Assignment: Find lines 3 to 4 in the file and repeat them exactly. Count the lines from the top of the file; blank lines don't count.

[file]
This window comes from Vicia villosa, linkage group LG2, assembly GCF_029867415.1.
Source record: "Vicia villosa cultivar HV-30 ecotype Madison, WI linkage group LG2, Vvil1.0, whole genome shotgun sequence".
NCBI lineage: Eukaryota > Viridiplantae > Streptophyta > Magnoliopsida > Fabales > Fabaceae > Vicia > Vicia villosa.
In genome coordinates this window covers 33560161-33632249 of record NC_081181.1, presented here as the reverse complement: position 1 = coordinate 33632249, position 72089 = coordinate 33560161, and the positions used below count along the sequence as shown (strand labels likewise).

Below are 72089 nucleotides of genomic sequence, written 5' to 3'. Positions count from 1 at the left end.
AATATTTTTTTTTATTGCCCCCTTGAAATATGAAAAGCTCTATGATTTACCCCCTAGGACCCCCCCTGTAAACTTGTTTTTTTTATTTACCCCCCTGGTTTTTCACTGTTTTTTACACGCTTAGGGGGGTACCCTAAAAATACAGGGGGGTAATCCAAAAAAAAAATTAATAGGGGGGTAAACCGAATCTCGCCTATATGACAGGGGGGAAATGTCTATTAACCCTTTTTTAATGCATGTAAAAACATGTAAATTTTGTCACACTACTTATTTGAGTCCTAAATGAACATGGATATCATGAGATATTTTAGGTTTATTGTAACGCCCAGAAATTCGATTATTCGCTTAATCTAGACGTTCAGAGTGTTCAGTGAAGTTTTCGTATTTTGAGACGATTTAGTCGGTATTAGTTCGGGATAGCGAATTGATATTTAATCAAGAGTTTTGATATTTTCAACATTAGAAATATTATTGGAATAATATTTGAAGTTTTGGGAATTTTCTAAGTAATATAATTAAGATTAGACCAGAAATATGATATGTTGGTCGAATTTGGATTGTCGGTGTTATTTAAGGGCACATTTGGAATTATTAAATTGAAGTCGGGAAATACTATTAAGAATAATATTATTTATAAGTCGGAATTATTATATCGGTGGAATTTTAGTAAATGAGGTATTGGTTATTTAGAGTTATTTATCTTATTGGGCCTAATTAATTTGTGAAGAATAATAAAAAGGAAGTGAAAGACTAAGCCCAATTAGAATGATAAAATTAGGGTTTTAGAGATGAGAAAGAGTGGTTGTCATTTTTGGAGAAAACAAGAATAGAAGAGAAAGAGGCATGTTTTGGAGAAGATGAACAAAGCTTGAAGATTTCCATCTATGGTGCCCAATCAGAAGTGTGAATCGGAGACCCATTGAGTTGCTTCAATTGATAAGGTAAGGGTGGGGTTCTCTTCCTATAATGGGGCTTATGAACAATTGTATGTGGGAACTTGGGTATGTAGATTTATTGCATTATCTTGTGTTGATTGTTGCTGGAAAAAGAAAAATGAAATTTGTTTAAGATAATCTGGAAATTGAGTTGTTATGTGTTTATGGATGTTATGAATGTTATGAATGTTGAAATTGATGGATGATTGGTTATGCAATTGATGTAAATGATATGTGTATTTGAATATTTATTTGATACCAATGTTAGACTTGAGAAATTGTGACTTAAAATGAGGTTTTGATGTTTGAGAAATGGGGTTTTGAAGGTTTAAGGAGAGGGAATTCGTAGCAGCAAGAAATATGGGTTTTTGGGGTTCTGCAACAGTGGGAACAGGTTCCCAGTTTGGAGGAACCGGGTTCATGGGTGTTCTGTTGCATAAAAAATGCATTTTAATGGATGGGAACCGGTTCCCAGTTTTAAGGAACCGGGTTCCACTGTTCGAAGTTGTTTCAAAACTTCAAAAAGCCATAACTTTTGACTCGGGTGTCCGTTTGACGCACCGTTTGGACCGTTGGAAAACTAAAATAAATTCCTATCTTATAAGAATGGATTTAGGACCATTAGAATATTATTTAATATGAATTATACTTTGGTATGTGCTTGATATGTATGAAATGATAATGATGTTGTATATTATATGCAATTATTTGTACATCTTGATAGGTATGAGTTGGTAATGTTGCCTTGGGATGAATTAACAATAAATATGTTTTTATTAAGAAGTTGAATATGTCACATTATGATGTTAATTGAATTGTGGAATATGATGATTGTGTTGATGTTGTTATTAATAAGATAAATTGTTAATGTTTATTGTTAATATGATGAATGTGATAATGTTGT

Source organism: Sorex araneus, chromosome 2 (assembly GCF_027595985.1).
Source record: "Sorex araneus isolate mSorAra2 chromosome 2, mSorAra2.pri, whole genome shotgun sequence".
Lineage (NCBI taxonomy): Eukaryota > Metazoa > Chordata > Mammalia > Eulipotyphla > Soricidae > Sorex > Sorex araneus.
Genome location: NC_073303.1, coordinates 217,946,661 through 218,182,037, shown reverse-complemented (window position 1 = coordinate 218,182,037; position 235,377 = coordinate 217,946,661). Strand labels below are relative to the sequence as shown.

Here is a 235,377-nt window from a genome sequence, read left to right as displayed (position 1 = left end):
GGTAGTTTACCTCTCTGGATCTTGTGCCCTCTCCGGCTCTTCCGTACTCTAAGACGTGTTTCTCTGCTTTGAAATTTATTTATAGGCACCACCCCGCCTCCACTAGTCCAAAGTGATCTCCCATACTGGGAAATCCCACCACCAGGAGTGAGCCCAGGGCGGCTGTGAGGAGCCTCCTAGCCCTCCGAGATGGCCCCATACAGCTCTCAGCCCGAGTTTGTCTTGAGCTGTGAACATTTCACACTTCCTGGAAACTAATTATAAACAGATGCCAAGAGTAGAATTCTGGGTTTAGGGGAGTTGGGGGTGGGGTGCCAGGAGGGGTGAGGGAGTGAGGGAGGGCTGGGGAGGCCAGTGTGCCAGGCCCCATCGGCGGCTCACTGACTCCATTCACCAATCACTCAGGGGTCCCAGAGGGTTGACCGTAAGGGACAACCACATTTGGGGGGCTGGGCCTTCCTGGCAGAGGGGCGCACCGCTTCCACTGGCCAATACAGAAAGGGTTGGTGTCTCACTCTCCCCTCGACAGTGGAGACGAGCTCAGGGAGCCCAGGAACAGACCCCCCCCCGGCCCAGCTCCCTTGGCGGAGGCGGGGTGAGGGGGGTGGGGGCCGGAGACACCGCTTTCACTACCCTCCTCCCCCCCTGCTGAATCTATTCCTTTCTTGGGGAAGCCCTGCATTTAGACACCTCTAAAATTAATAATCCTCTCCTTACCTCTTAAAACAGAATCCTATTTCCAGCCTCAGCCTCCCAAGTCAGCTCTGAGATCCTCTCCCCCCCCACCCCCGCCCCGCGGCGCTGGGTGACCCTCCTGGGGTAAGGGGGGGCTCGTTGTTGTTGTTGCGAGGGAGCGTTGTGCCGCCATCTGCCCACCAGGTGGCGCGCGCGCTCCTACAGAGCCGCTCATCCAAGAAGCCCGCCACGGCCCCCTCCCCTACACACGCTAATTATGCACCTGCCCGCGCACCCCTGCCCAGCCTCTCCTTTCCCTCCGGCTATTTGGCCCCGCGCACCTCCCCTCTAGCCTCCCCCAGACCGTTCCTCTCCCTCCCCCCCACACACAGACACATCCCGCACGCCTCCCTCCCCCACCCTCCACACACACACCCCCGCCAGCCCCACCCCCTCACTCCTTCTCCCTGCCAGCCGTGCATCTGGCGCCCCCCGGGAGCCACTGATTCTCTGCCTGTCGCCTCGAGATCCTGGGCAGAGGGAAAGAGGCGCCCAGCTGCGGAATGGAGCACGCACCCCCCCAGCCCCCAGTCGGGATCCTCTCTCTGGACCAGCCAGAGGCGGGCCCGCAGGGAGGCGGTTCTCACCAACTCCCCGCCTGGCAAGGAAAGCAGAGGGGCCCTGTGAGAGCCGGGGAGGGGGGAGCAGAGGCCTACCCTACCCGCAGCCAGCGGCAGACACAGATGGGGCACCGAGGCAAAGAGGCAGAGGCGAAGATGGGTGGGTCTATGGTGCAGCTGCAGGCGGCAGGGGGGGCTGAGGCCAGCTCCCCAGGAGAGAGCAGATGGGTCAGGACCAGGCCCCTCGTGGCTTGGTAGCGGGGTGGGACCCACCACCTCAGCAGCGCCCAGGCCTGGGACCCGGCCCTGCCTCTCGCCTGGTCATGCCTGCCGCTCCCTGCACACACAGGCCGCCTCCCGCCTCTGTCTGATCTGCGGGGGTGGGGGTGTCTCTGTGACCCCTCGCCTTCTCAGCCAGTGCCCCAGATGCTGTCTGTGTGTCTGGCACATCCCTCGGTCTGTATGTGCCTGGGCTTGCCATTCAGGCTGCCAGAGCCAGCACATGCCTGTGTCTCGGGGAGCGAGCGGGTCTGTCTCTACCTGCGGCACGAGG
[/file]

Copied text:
NCBI lineage: Eukaryota > Viridiplantae > Streptophyta > Magnoliopsida > Fabales > Fabaceae > Vicia > Vicia villosa.
In genome coordinates this window covers 33560161-33632249 of record NC_081181.1, presented here as the reverse complement: position 1 = coordinate 33632249, position 72089 = coordinate 33560161, and the positions used below count along the sequence as shown (strand labels likewise).